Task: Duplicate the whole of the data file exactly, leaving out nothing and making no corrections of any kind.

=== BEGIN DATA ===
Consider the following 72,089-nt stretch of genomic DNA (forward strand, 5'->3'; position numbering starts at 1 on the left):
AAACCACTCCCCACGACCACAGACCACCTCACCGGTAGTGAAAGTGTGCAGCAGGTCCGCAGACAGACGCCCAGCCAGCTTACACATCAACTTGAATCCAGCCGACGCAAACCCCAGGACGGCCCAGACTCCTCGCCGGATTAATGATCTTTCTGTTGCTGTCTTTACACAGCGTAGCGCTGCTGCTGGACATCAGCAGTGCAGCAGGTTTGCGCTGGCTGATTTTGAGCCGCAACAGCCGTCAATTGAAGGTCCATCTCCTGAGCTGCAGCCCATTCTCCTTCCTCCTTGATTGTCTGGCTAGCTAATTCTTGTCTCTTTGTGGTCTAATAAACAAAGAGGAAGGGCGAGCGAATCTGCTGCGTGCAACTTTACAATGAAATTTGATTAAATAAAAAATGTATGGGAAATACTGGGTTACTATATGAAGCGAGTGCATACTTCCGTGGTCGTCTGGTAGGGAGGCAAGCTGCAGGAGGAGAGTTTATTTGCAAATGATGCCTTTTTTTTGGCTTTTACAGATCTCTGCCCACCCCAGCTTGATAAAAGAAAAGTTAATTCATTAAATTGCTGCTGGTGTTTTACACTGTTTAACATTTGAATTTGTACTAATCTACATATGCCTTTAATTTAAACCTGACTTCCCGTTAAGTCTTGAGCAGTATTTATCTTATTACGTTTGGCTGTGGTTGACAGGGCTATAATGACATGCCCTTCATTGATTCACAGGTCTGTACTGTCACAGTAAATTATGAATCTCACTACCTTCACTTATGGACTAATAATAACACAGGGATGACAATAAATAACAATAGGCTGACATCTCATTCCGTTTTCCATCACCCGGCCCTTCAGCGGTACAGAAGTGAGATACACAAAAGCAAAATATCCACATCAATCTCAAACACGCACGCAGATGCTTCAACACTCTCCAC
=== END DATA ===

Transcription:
Consider the following 72,089-nt stretch of genomic DNA (forward strand, 5'->3'; position numbering starts at 1 on the left):
AAACCACTCCCCACGACCACAGACCACCTCACCGGTAGTGAAAGTGTGCAGCAGGTCCGCAGACAGACGCCCAGCCAGCTTACACATCAACTTGAATCCAGCCGACGCAAACCCCAGGACGGCCCAGACTCCTCGCCGGATTAATGATCTTTCTGTTGCTGTCTTTACACAGCGTAGCGCTGCTGCTGGACATCAGCAGTGCAGCAGGTTTGCGCTGGCTGATTTTGAGCCGCAACAGCCGTCAATTGAAGGTCCATCTCCTGAGCTGCAGCCCATTCTCCTTCCTCCTTGATTGTCTGGCTAGCTAATTCTTGTCTCTTTGTGGTCTAATAAACAAAGAGGAAGGGCGAGCGAATCTGCTGCGTGCAACTTTACAATGAAATTTGATTAAATAAAAAATGTATGGGAAATACTGGGTTACTATATGAAGCGAGTGCATACTTCCGTGGTCGTCTGGTAGGGAGGCAAGCTGCAGGAGGAGAGTTTATTTGCAAATGATGCCTTTTTTTTGGCTTTTACAGATCTCTGCCCACCCCAGCTTGATAAAAGAAAAGTTAATTCATTAAATTGCTGCTGGTGTTTTACACTGTTTAACATTTGAATTTGTACTAATCTACATATGCCTTTAATTTAAACCTGACTTCCCGTTAAGTCTTGAGCAGTATTTATCTTATTACGTTTGGCTGTGGTTGACAGGGCTATAATGACATGCCCTTCATTGATTCACAGGTCTGTACTGTCACAGTAAATTATGAATCTCACTACCTTCACTTATGGACTAATAATAACACAGGGATGACAATAAATAACAATAGGCTGACATCTCATTCCGTTTTCCATCACCCGGCCCTTCAGCGGTACAGAAGTGAGATACACAAAAGCAAAATATCCACATCAATCTCAAACACGCACGCAGATGCTTCAACACTCTCCAC